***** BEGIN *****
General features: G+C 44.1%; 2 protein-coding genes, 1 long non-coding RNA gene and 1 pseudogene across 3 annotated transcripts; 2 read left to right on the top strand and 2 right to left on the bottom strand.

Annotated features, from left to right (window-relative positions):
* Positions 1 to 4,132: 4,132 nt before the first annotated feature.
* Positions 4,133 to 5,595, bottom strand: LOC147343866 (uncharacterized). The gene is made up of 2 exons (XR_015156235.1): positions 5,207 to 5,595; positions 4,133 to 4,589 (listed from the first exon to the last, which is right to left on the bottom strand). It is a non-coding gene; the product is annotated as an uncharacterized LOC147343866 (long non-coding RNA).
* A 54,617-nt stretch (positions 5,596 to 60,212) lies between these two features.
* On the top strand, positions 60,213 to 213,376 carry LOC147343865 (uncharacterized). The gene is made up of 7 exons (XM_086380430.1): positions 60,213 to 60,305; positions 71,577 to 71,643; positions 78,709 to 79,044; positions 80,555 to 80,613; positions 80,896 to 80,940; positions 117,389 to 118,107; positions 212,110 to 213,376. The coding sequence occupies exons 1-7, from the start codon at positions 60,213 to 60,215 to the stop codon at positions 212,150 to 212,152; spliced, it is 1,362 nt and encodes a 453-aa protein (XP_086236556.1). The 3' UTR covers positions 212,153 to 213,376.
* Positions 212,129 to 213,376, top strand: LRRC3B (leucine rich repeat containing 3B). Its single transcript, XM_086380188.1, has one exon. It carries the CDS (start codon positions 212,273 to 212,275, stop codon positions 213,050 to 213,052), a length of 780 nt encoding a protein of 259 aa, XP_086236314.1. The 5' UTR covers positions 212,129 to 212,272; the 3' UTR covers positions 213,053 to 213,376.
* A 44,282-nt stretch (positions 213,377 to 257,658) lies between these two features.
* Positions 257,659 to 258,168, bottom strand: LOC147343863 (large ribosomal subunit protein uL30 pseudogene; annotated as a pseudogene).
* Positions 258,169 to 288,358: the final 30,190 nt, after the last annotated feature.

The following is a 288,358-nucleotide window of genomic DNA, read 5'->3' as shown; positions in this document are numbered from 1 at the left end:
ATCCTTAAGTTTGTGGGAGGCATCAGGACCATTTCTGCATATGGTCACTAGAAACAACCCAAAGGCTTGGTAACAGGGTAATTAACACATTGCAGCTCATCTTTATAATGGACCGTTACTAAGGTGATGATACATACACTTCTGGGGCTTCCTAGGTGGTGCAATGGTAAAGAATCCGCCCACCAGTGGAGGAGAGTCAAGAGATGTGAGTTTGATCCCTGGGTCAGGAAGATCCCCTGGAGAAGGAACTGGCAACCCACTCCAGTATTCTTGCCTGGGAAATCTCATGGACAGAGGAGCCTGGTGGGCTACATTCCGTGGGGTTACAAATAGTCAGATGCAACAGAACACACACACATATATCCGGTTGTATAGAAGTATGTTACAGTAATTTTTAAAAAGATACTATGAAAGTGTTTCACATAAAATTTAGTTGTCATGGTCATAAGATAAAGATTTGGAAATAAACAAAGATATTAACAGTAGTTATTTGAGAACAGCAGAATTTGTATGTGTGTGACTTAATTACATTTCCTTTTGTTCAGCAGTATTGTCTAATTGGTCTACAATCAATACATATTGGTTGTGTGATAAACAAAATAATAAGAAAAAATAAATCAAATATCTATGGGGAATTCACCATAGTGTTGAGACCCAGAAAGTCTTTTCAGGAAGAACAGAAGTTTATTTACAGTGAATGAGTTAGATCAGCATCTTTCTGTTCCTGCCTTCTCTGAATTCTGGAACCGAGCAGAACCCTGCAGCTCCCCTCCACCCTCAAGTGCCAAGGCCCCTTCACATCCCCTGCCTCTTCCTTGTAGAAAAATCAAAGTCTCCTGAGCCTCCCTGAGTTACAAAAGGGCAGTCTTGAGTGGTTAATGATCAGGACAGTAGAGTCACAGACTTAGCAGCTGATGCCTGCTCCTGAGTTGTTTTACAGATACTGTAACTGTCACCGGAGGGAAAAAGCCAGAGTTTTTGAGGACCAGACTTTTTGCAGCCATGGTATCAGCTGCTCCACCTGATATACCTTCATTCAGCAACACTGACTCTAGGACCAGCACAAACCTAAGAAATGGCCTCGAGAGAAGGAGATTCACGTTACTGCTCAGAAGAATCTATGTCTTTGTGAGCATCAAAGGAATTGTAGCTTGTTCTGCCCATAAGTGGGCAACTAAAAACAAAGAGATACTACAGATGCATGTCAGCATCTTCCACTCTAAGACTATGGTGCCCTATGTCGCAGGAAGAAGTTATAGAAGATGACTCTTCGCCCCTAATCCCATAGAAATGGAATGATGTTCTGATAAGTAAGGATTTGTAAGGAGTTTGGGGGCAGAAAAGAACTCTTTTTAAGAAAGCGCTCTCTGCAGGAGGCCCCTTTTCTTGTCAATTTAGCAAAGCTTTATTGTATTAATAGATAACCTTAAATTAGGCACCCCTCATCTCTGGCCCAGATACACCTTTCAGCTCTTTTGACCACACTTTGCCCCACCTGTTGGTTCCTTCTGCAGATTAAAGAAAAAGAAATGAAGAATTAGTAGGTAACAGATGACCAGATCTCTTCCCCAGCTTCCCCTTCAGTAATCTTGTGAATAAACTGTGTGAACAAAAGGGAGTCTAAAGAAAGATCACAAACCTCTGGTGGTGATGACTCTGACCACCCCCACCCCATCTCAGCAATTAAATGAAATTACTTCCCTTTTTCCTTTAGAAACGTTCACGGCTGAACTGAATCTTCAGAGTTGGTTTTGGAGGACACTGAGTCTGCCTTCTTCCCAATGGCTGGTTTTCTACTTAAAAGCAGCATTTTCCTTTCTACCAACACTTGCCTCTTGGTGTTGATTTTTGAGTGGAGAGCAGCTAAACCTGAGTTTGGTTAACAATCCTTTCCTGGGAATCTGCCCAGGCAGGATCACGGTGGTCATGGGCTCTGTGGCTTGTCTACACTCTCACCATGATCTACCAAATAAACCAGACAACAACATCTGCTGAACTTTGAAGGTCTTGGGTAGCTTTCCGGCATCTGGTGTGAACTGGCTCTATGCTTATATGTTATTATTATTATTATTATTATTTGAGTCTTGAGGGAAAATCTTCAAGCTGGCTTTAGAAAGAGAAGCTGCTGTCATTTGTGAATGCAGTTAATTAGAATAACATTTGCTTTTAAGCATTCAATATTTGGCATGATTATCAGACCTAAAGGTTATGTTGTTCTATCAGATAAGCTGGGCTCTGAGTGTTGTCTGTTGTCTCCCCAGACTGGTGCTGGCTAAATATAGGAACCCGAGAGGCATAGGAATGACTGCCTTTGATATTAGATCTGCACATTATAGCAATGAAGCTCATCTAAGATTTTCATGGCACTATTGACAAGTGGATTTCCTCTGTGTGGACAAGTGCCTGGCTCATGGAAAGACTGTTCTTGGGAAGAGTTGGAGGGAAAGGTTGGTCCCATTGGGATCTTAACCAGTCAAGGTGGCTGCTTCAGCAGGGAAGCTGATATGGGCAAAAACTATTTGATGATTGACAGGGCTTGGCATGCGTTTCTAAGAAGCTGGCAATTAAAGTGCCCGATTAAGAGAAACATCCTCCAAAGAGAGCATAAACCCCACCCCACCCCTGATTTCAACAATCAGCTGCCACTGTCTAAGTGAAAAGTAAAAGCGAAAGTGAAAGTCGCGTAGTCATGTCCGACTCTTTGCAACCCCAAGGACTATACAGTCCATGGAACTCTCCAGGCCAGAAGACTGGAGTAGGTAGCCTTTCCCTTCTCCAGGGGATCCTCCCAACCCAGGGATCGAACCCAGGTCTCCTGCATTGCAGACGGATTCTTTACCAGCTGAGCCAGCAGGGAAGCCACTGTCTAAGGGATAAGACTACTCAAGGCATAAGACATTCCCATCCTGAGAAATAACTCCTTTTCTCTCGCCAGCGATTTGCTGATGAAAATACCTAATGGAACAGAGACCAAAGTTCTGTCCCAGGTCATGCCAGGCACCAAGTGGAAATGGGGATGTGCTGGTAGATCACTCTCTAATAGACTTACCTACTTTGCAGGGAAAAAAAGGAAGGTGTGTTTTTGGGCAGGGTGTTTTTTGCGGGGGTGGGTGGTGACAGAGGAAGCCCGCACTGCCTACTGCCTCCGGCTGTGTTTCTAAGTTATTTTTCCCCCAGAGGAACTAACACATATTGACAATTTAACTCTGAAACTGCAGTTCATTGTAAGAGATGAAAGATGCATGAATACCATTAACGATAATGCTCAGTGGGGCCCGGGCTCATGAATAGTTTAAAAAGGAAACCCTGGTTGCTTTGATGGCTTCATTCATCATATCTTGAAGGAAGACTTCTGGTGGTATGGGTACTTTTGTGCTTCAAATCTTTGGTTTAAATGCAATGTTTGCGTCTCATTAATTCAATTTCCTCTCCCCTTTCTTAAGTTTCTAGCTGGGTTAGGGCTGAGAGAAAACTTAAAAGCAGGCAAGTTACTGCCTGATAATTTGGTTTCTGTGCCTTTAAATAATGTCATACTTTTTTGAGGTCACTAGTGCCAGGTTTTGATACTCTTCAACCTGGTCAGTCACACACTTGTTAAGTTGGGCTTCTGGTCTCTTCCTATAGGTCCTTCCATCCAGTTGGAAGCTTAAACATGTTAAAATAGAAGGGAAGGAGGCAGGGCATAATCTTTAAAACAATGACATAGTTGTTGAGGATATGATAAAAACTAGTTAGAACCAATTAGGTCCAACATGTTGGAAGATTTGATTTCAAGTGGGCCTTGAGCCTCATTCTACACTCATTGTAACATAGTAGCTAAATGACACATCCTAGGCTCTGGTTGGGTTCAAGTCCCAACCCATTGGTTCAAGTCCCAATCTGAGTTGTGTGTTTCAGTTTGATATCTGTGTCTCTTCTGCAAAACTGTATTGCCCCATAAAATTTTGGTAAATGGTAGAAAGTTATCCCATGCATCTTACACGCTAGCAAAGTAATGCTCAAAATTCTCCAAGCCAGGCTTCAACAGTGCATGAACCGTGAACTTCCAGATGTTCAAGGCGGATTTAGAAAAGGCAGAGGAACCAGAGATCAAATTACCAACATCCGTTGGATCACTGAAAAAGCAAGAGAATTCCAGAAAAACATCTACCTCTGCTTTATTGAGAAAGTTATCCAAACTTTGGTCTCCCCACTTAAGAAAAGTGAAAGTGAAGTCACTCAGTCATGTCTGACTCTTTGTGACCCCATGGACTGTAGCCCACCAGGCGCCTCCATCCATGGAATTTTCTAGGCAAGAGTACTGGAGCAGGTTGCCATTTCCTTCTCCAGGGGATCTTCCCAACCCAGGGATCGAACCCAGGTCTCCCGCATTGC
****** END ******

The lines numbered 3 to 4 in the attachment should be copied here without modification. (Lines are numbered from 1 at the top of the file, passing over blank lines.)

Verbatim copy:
* Positions 1 to 4,132: 4,132 nt before the first annotated feature.
* Positions 4,133 to 5,595, bottom strand: LOC147343866 (uncharacterized). The gene is made up of 2 exons (XR_015156235.1): positions 5,207 to 5,595; positions 4,133 to 4,589 (listed from the first exon to the last, which is right to left on the bottom strand). It is a non-coding gene; the product is annotated as an uncharacterized LOC147343866 (long non-coding RNA).